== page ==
Cheryl Elston - A show of force

Running time
2 min 49 sec
Copyright
Department of Veterans' Affairs

Transcript

I think it was 24, 48 hours after we'd arrived. I think it was the first morning. We were in the hospital, and, obviously, we had pickets or people that were on guard, and I remember hearing this noise, and it was a chant. And I remember waking up and looking around. Everybody was sort of, "What's going on? What's going on?"

And our window faced on to the street, and like I said, on the other side of the street was the RPA compound. And all of a sudden, we'd seen line, rank upon rank, of soldiers or armed people, because they had a very mismatched uniform, they didn't have a uniform like we did, with weapons and chanting in the local lingo. And everybody, we stood too, immediately, weapons, we had flak jackets, our UN helmets, and there was a lot of confusion. And I, obviously, understand now, it was a show of force to say, "Hey, look, you're in our country. This is who we are, and you're a visitor here," which I guess any country would do, wouldn't they? But it was quite confronting to go, "Oh, God. What have we done? Where are we?" So that was a bit of a welcome to Rwanda.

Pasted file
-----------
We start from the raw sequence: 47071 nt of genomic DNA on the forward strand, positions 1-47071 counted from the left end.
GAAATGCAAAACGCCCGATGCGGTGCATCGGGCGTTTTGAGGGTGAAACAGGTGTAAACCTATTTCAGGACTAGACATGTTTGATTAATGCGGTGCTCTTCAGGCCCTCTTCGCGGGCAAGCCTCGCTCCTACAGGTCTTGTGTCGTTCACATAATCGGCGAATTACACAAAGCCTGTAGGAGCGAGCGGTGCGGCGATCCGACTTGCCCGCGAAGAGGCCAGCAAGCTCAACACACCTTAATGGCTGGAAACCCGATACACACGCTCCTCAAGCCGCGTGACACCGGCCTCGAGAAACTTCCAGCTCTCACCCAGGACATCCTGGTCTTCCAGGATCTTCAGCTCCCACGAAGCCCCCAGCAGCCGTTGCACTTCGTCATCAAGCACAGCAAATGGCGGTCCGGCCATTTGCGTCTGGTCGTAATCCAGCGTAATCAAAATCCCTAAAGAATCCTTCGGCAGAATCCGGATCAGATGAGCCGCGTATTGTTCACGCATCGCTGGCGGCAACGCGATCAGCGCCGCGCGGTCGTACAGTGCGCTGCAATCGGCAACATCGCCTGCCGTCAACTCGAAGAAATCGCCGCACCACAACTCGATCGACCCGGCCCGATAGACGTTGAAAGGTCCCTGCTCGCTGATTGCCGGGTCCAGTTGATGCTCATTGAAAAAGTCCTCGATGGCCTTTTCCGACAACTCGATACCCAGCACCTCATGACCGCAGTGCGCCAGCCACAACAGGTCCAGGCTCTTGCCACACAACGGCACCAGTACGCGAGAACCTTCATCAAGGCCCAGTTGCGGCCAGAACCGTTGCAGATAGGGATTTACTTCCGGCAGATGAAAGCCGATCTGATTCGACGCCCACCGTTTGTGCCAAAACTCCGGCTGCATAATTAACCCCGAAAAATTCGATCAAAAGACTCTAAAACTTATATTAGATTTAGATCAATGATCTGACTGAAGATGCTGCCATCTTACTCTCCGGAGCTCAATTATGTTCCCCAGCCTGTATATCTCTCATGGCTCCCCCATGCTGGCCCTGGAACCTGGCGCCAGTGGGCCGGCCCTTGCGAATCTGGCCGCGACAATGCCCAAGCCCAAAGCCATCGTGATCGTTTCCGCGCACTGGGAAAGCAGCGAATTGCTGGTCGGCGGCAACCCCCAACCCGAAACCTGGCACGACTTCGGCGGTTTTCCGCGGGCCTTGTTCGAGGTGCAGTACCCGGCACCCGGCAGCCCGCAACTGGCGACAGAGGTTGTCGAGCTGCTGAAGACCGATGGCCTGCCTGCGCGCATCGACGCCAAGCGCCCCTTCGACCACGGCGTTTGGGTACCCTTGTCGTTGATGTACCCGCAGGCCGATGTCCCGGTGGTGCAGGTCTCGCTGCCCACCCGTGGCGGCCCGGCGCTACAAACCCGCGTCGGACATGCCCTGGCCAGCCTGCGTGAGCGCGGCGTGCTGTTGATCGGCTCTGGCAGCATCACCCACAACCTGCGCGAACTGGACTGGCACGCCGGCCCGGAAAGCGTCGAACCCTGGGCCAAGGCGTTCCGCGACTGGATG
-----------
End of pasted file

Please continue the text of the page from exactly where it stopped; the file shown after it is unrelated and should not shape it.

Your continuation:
I remember, again, the infantry guys just staying calm, good communication, and you could see that they were, "What's going to happen here?" And I just remember trying to watch them because I was only a 12-month plus private, and a little bit out of my depth going, "Oh, Jesus. This is where it's going to get real" because they outnumbered us easily. So, obviously, communications came in that speak French. We had a couple of French interpreters who were Australian Army, and most of Rwanda spoke French because the French was the colony, French colony.

So they'd found out that it was just them doing morning PT run. It seemed to be the only morning they did it, but anyway. But, yeah. That was quite scary. Other times you'd get little interactions with them, where they'd just test us. And like I said, it was always our infantry that would react and just say, "Hey, look, we're ready, but we get it." Their professionalism and their discipline deescalated bad events very quickly, and it was good.

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